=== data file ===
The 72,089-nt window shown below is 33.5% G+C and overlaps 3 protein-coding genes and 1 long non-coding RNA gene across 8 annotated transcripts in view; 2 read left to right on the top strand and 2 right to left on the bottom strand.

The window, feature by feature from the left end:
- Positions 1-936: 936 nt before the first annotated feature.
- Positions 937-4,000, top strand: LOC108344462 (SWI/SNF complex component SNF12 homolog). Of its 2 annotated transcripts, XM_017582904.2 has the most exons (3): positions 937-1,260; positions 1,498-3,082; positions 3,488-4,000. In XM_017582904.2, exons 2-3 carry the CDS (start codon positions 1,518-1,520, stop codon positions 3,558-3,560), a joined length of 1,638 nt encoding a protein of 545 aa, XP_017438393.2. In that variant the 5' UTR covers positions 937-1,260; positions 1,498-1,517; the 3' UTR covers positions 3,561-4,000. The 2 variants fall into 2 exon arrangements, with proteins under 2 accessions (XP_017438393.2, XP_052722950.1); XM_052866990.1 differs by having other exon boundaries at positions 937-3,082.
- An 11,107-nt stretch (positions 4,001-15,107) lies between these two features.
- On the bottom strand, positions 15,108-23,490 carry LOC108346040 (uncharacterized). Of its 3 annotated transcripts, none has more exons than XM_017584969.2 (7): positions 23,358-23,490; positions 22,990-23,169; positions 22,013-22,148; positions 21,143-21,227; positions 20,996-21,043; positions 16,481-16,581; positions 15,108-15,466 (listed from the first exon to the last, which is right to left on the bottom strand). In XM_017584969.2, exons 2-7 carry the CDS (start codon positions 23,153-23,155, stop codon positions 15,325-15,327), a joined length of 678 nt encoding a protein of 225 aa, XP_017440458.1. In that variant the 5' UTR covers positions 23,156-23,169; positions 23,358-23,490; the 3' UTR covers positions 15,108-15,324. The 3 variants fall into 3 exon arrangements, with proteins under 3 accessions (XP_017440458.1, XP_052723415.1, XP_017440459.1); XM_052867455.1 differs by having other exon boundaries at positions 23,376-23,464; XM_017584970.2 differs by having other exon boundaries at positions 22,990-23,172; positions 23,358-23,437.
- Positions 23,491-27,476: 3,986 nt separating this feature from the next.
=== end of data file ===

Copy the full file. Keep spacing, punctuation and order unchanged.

The 72,089-nt window shown below is 33.5% G+C and overlaps 3 protein-coding genes and 1 long non-coding RNA gene across 8 annotated transcripts in view; 2 read left to right on the top strand and 2 right to left on the bottom strand.

The window, feature by feature from the left end:
- Positions 1-936: 936 nt before the first annotated feature.
- Positions 937-4,000, top strand: LOC108344462 (SWI/SNF complex component SNF12 homolog). Of its 2 annotated transcripts, XM_017582904.2 has the most exons (3): positions 937-1,260; positions 1,498-3,082; positions 3,488-4,000. In XM_017582904.2, exons 2-3 carry the CDS (start codon positions 1,518-1,520, stop codon positions 3,558-3,560), a joined length of 1,638 nt encoding a protein of 545 aa, XP_017438393.2. In that variant the 5' UTR covers positions 937-1,260; positions 1,498-1,517; the 3' UTR covers positions 3,561-4,000. The 2 variants fall into 2 exon arrangements, with proteins under 2 accessions (XP_017438393.2, XP_052722950.1); XM_052866990.1 differs by having other exon boundaries at positions 937-3,082.
- An 11,107-nt stretch (positions 4,001-15,107) lies between these two features.
- On the bottom strand, positions 15,108-23,490 carry LOC108346040 (uncharacterized). Of its 3 annotated transcripts, none has more exons than XM_017584969.2 (7): positions 23,358-23,490; positions 22,990-23,169; positions 22,013-22,148; positions 21,143-21,227; positions 20,996-21,043; positions 16,481-16,581; positions 15,108-15,466 (listed from the first exon to the last, which is right to left on the bottom strand). In XM_017584969.2, exons 2-7 carry the CDS (start codon positions 23,153-23,155, stop codon positions 15,325-15,327), a joined length of 678 nt encoding a protein of 225 aa, XP_017440458.1. In that variant the 5' UTR covers positions 23,156-23,169; positions 23,358-23,490; the 3' UTR covers positions 15,108-15,324. The 3 variants fall into 3 exon arrangements, with proteins under 3 accessions (XP_017440458.1, XP_052723415.1, XP_017440459.1); XM_052867455.1 differs by having other exon boundaries at positions 23,376-23,464; XM_017584970.2 differs by having other exon boundaries at positions 22,990-23,172; positions 23,358-23,437.
- Positions 23,491-27,476: 3,986 nt separating this feature from the next.